The Prefab People (1982)
Editor’s Notes: The following review is part of Next Projection Presents Apocalyptic Poetry: The Films of Bela Tarr. Please look out for more of our original series throughout 2015.
The Prefab People (1982), his first feature to star professional actors, again presents Bela Tarr examining marriage in socialist Hungary. Closing in on the struggling relationship of husband and wife, the film draws from social realism to shore up a background to their not so unique circumstances. A commentary both on marriage itself as well as how marriage is affected by social circumstance, The Prefab People is a deeply layered and emotive film that seeks to observe reality in its many different forms.
Opening with a wonderful long take of musicians performing in the streets, Tarr at once establishes inner and outer space.
Opening with a wonderful long take of musicians performing in the streets, Tarr at once establishes inner and outer space. A poetic insert of a bird flying into the horizon delineates this space as it transitions from the outdoor performance to the indoor domestic dispute. Challenging the mood of the first scene, a joyous pan of beautiful music in the streets, Tarr unhesitatingly throws the viewer in medias res into a huge marital fight. The husband says he’s leaving, but will not say to where. The wife hysterically screams at him, both in anger and in fear. She asks him what she’s supposed to do with the kids. She also asks him how it will feel to be a deadbeat dad. Her words are clear but do not make a rise out of him. He has set his mind, and he is out the door.
This integral scene is sewn from a few long takes. In close-up, Tarr’s handheld camera follows the actors as they move about the house, generally keeping one or the other in the center. When he cuts from character to character, the focus doesn’t necessarily remain on the character in view. This cinematic technique is a certain characteristic of Bela Tarr’s unique personal imprint, his auteurist sensibility. As we will see many times later in the film, Tarr often highlights a character and his or her feelings by intentionally moving the camera away from them. Without cutting, the sense of reality remains, as does one’s sense of where in the out-of-frame the character is. In off screen space, the character is brought into focus by observing the things or people surrounding them rather than the person themselves.
In perhaps the most affecting scene of the film, husband and wife are seen quietly in dispute at a party. After passive aggressively ignoring each other all night, the drunken husband chooses to stick around and play melancholic music with some of the band members. The wife sits alone in misery trying to fight back her tears. The juxtaposition of her anguish and the his pleasure is sharp, almost painful to watch. Though she is a mere few feet away, and the scene is one long take, the camera never exposes us to a two shot. Instead, it slowly pans back and forth. As described, though, shots of the husband perhaps illustrate the wife more than the husband, while shots of the wife perhaps illustrate the husband more. Tarr’s dynamic method of examining character personalities is certainly effective in this scene, if not the entire film.
Tarr’s dynamic method of examining character personalities is certainly effective in this scene, if not the entire film.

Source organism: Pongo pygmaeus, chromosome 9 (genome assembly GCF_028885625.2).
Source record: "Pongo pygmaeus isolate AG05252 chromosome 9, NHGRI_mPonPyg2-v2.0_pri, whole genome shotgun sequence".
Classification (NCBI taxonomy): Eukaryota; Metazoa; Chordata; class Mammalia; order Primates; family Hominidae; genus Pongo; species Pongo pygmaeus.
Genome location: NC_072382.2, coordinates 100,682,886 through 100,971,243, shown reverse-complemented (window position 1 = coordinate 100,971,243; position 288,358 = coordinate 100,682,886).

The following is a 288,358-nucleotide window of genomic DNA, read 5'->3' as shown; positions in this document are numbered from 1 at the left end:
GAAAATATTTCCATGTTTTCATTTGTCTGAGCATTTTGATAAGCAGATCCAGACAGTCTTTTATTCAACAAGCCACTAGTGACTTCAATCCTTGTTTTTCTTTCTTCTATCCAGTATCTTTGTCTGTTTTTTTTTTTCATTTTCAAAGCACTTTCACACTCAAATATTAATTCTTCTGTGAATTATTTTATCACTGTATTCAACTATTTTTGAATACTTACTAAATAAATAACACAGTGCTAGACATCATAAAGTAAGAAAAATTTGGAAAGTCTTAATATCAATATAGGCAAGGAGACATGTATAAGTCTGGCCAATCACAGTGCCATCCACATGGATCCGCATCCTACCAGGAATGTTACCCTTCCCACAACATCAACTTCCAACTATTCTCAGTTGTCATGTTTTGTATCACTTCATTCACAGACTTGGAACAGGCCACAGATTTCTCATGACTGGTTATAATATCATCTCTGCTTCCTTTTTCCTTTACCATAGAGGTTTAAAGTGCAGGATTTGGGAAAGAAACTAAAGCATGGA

As the scene nears its end, the lights abruptly shut off, one at a time, until the husband is silhouetted in darkness, perhaps foreshadowing his lack of effort to his patriarchal role. While he may not be a deadbeat, he is certainly an inconsiderate drunk, and it is clear that whether he stays or leaves, the family will remain in crisis.
Their marital disconnection is made tangible vis-a-vis a fight about work and living situation. He wants to go abroad to make a bit more money, but it is obvious that he just wants more freedom from what he considers drudgery. He suggests leaving for two years; she fights back, saying he just wants to leave her to raise their two kids on her own. They make love in a very dark, silhouetted scene but are unable to. In frustration they sigh and go to sleep.
In the scene that follows, Tarr’s trajectory moves from social realism to poetic realism, a transformation he will play with for the rest of his career. At first, we believe that the scene is exactly the same as the first of the film: a close-up, moving camera shot of the couple fighting. But although the context is the same, the framing is the same, and even some of the language is the same, it is clearly a different scene, taken from a supposed different period in time. A repetition of this event only accentuates the atmosphere of crisis and drudgery found in this family’s life. Maybe this time he is actually leaving for good, or maybe this is just another aimless fight followed shortly by his return. In either event, the scene is a harrowing look into the bitter pains of marriage.
The next and last scene of the film shows the husband and wife buying a washing machine. A seemingly mundane ordeal, this simple scene is a metaphor of the bigger picture. In spite of her wishes, the husband opts for the slightly smaller washer. We never see them fight, the purchase is not shown. Instead, we see husband and wife in the back of a pick up truck, the model of the washer in big letters in the center of the frame. She is silent and depressed; he is silent and insensitive. They live like this for who knows how long.
A commentary both on marriage itself as well as how marriage is affected by social circumstance, The Prefab People is a deeply layered and emotive film that seeks to observe reality in its many different forms.